Therefore we need to go back to the basics of supervision, away from slavish “6/4 times a year”, and look at what supervision is for. The intention of supervision is that the management of the service satisfies its responsibility to ensure that all workers in the service are working to the required organisational standards, using the skills, processes, tools and equipment, and approaches that the service has designed in order to achieve the outcomes that it wants to achieve. This process is not about qualifications and training courses. It is about “how we do it here”.
As stated above, the new regime allows providers to achieve their outcomes by any demonstrably sound and proven method, thus allowing them to respond much more sensitively to the ever varied and changing needs of the service user. Therefore the provider cannot rely on third party endorsement of its workers in the form of qualifications. What the provider must do is be very specific about “how we do things here”, and check the performance of workers against that standard, using a method which is demonstrably sound, recorded, monitored and reviewed.
“supervision is about all workers, and about all aspects of their performance”
It should also be noted how wide the new standards cast the supervisory net. No longer is there an unintended implication that the supervision process is focussed on direct carers, and by implication only care. By placing the standard within the ‘support for workers’ section, the CQC clearly indicate that supervision is about all workers, and about all aspects of their performance, and is not confined to their care practice. This approach is entirely consistent with the “how we do it here” approach, because that implies that all actions by all workers, whatever their role, should be supervised.
In essence, this is no different from the process embedded within the QCS supervision policy, which was designed many years before any regulatory requirements, is based on good managerial practice – but with the frequency requirements of the regulations added – and which recommends that it cover all staff and considers other matters relating to good management of employees and not just their care practices. Even the removal of the specified spacing of supervisions is consistent; the QCS policy always pointed out that the spacing was a legal requirement (which in the past had to be adhered to), but that in practice, supervision of an individual employee should take place as often as it is needed in order maintain that worker’s performance. This could be as frequent as every shift when experiencing problems bordering on or contained within disciplinary procedures.
Separate Supervision from Appraisal
One final point; both old and new standards sow the seed of confusion between ‘supervision’ and ‘appraisal’. As the QCS policy points out, these two processes, while related, are quite different in intent and content, and it enhances the success rate of both if they are clearly delineated and kept separate.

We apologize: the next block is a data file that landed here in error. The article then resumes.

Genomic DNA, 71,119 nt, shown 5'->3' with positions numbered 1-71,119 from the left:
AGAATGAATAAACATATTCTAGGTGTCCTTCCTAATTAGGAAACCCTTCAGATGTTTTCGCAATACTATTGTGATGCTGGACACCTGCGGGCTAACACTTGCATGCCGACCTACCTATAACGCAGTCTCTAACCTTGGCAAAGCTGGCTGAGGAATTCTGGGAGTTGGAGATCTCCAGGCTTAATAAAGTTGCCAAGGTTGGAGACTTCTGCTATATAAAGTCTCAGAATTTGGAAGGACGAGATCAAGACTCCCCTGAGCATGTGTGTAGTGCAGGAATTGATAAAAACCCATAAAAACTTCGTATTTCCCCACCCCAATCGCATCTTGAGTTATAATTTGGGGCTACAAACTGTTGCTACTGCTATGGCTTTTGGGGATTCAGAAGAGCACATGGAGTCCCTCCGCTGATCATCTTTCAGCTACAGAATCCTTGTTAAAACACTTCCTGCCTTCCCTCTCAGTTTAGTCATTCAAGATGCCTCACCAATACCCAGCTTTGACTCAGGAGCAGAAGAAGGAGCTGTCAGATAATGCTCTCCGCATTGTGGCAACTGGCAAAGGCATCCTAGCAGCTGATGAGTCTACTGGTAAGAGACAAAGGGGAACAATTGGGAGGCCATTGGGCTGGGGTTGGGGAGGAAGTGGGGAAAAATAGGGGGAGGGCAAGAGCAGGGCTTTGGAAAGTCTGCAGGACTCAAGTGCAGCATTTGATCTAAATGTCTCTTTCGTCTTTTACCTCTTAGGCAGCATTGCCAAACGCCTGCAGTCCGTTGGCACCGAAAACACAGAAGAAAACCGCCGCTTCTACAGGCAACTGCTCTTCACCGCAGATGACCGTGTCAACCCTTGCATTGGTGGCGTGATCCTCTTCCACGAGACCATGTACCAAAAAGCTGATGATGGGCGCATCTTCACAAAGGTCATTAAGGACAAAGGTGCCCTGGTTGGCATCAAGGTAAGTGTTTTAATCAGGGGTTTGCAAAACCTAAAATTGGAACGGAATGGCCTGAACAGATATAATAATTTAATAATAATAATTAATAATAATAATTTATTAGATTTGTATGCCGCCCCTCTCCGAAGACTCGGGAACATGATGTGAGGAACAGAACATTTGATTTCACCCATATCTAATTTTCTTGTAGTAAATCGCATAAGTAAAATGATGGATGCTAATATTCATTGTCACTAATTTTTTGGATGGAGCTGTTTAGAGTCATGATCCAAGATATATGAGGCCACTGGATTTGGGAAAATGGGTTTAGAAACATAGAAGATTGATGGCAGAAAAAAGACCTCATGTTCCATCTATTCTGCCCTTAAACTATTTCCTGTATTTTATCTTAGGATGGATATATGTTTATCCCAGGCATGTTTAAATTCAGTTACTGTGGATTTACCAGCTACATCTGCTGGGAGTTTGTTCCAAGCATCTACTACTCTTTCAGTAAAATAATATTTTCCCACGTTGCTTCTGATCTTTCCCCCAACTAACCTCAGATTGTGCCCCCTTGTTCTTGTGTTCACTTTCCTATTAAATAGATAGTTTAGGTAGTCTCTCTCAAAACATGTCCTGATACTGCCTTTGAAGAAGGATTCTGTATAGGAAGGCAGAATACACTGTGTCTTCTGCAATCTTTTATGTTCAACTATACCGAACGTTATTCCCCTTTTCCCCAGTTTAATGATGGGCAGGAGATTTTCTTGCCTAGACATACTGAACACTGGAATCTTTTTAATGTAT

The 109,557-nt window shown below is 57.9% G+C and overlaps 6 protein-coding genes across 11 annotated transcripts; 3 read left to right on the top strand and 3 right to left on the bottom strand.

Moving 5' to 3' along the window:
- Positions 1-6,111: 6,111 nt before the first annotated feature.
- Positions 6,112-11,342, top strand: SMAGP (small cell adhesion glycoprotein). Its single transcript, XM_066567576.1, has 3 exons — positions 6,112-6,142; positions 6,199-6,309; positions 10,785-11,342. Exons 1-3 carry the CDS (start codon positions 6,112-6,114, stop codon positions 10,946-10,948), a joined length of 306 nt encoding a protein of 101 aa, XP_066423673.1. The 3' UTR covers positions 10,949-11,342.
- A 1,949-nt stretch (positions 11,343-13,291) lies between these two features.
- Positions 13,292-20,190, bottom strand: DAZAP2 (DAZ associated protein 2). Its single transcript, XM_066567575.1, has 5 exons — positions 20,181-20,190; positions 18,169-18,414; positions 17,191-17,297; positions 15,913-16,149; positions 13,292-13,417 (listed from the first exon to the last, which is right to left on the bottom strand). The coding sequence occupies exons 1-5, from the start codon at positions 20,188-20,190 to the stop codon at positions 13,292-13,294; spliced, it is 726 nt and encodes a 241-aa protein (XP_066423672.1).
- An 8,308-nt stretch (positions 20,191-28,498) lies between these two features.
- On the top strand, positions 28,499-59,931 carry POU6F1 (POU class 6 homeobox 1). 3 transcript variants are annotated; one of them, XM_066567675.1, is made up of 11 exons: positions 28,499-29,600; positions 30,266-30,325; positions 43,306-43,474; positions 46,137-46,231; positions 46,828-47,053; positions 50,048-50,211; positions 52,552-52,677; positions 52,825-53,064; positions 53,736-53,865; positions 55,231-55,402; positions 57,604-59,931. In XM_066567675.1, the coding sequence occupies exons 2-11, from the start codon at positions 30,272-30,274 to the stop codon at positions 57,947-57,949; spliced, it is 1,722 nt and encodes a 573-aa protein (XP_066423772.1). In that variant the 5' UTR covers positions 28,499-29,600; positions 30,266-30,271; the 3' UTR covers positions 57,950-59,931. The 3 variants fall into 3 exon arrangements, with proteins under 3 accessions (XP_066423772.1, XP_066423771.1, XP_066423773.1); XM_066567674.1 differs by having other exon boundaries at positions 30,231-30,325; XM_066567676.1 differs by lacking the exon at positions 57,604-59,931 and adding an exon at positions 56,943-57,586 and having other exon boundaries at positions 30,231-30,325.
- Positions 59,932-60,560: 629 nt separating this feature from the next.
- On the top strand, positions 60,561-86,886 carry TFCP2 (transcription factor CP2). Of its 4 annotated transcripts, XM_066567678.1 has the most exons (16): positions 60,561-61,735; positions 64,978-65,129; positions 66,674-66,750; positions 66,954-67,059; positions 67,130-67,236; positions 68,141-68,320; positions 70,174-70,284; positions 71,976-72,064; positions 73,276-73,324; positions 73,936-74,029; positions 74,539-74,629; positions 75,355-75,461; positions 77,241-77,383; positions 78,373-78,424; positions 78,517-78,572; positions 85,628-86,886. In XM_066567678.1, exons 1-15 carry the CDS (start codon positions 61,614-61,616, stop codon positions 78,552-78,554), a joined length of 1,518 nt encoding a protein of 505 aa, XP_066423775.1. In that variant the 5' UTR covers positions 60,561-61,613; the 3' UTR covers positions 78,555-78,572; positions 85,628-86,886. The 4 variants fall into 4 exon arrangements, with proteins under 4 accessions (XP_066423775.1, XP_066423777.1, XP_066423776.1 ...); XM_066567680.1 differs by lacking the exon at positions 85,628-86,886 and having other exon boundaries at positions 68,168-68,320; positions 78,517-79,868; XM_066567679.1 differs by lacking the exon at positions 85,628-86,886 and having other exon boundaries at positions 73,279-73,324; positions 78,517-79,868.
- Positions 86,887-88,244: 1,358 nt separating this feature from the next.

“Appraisal is forward looking, supervision is backward looking.”
An appraisal is a process where, to use a metaphor, the worker and supervisor sit side by side, discuss the objectives of the organisation and the workers role in delivering those objectives, then discussing the needs of the worker and the skills which will be required to enable them to achieve their personal/professional objectives. In contrast, to continue the metaphor, in a supervision the worker and supervisor will sit opposite each other, clearly demonstrating that this process is about assessment and monitoring of performance by a supervisor, and the discussion will centre around the recent performance of this worker, where it needs to improve, and how it is to be improved. The outcome of appraisal is likely to set some of the standards against which the worker will be supervised during the following year. Appraisal is forward looking, supervision is backward looking. If supervision techniques and mannerisms are used in an appraisal, that appraisal is likely to not meet its objective, and conversely for supervisions.
The author has deliberately used the term “worker” throughout this article. Supervision must not be confined to only employees of the service. Everyone working within the service, whatever their employment status (for instance agency staff, independent contractor or volunteer) impinges on the outcomes, and therefore must be supervised.
The Welsh standards are similar to the pre April 2010 English standards. The principles dependent on good practice are the same as above, and CSSIW still require a minimum number of sessions.
The Northern Ireland Staffing Guidance is less specific, but still requires supervision; therefore all the preceding good practice can be applied. No specific time scales are required.
Within the Scottish National Care Standards a search for “supervision” does not find a match; therefore the recommendation is that services follow good practice as set out above.